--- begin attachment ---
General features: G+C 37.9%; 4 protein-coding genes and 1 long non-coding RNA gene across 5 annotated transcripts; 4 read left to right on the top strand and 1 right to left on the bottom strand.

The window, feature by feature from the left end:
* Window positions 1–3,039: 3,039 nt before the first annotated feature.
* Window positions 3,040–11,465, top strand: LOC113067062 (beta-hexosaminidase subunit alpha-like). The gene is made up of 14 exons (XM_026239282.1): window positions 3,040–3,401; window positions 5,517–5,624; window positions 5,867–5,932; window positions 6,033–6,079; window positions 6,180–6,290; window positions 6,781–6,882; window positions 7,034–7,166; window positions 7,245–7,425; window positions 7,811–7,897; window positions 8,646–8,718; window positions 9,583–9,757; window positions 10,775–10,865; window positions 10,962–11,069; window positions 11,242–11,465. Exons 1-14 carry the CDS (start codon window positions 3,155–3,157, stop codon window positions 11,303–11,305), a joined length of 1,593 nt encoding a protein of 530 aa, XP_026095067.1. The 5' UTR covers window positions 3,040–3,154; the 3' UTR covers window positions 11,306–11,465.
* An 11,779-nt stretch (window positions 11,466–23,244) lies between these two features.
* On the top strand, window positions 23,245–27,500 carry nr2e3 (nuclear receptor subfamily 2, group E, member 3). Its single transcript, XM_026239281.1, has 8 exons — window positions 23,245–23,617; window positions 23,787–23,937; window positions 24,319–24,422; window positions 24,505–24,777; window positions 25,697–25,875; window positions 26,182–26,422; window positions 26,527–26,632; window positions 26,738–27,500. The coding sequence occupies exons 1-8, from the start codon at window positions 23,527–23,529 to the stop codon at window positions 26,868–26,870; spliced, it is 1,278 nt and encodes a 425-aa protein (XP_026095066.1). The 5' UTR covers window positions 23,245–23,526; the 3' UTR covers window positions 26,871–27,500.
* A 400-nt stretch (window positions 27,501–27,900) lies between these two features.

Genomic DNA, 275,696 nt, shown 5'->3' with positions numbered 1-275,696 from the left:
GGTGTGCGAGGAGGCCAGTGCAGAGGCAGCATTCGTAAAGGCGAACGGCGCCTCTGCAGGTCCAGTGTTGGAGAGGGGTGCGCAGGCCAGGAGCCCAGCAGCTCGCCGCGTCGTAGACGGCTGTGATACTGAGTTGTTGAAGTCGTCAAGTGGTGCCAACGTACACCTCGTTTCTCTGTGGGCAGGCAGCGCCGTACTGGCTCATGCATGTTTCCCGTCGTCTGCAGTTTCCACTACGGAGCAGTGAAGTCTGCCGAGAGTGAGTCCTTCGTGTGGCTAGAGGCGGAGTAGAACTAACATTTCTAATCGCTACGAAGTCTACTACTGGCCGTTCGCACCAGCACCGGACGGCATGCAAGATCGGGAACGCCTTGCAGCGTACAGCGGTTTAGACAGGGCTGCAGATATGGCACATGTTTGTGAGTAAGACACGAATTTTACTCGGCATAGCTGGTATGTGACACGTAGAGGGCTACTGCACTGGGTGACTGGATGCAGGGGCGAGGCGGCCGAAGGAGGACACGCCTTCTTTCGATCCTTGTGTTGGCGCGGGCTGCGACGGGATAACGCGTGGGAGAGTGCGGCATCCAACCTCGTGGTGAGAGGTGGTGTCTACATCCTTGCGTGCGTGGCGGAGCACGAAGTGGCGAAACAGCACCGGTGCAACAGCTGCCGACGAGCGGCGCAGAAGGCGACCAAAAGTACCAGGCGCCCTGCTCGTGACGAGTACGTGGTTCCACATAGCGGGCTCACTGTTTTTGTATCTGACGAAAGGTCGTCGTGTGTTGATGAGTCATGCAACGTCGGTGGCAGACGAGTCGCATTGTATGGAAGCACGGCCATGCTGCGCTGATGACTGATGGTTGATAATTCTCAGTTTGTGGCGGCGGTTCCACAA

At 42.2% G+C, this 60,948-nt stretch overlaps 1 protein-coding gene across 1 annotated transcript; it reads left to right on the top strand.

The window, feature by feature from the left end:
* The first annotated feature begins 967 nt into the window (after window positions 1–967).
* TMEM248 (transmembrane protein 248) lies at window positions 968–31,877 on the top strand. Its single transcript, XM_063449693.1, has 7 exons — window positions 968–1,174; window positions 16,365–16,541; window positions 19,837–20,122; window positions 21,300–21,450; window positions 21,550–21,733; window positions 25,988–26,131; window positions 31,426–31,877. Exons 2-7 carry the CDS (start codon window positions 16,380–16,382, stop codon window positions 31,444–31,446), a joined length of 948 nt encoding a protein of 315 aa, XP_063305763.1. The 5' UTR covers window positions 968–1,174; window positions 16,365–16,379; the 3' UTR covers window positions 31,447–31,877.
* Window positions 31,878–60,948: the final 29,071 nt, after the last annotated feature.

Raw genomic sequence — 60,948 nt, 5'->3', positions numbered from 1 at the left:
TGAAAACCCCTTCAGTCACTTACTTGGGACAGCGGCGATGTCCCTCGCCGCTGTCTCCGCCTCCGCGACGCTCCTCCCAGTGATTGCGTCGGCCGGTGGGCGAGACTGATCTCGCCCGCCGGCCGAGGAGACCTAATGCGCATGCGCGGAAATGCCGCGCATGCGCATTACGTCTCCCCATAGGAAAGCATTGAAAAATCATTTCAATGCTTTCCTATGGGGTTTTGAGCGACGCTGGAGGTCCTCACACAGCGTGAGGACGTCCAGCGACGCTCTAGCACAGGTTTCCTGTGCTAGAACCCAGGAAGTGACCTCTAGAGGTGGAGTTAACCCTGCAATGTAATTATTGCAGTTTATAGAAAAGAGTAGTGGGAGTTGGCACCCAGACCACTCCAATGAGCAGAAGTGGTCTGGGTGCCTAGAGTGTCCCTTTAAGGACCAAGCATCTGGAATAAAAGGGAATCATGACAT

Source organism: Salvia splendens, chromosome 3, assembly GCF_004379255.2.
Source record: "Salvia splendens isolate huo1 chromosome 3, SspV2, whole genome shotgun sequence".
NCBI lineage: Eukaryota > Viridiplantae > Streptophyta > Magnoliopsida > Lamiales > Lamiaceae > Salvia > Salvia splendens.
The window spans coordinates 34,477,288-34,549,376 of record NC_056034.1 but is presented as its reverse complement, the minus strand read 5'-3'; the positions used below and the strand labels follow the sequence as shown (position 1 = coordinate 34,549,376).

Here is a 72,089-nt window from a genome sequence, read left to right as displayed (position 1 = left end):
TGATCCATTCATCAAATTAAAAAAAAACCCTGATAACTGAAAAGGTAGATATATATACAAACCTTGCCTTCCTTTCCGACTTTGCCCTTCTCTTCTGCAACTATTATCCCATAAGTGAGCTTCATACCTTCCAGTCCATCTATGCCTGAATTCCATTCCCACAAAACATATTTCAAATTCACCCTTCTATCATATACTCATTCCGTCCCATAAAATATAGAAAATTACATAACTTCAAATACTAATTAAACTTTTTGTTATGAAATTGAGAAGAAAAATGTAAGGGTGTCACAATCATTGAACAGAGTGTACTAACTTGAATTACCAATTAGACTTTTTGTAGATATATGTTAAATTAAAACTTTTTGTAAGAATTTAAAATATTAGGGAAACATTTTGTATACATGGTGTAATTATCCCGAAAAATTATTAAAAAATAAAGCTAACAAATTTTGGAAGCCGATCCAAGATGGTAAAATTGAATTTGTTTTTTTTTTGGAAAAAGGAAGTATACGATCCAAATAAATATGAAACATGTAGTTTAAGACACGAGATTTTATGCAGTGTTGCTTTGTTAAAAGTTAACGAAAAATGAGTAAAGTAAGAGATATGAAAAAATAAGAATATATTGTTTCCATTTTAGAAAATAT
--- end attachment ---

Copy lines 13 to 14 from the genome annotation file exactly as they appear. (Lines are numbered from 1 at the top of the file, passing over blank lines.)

* TMEM248 (transmembrane protein 248) lies at window positions 968–31,877 on the top strand. Its single transcript, XM_063449693.1, has 7 exons — window positions 968–1,174; window positions 16,365–16,541; window positions 19,837–20,122; window positions 21,300–21,450; window positions 21,550–21,733; window positions 25,988–26,131; window positions 31,426–31,877. Exons 2-7 carry the CDS (start codon window positions 16,380–16,382, stop codon window positions 31,444–31,446), a joined length of 948 nt encoding a protein of 315 aa, XP_063305763.1. The 5' UTR covers window positions 968–1,174; window positions 16,365–16,379; the 3' UTR covers window positions 31,447–31,877.
* Window positions 31,878–60,948: the final 29,071 nt, after the last annotated feature.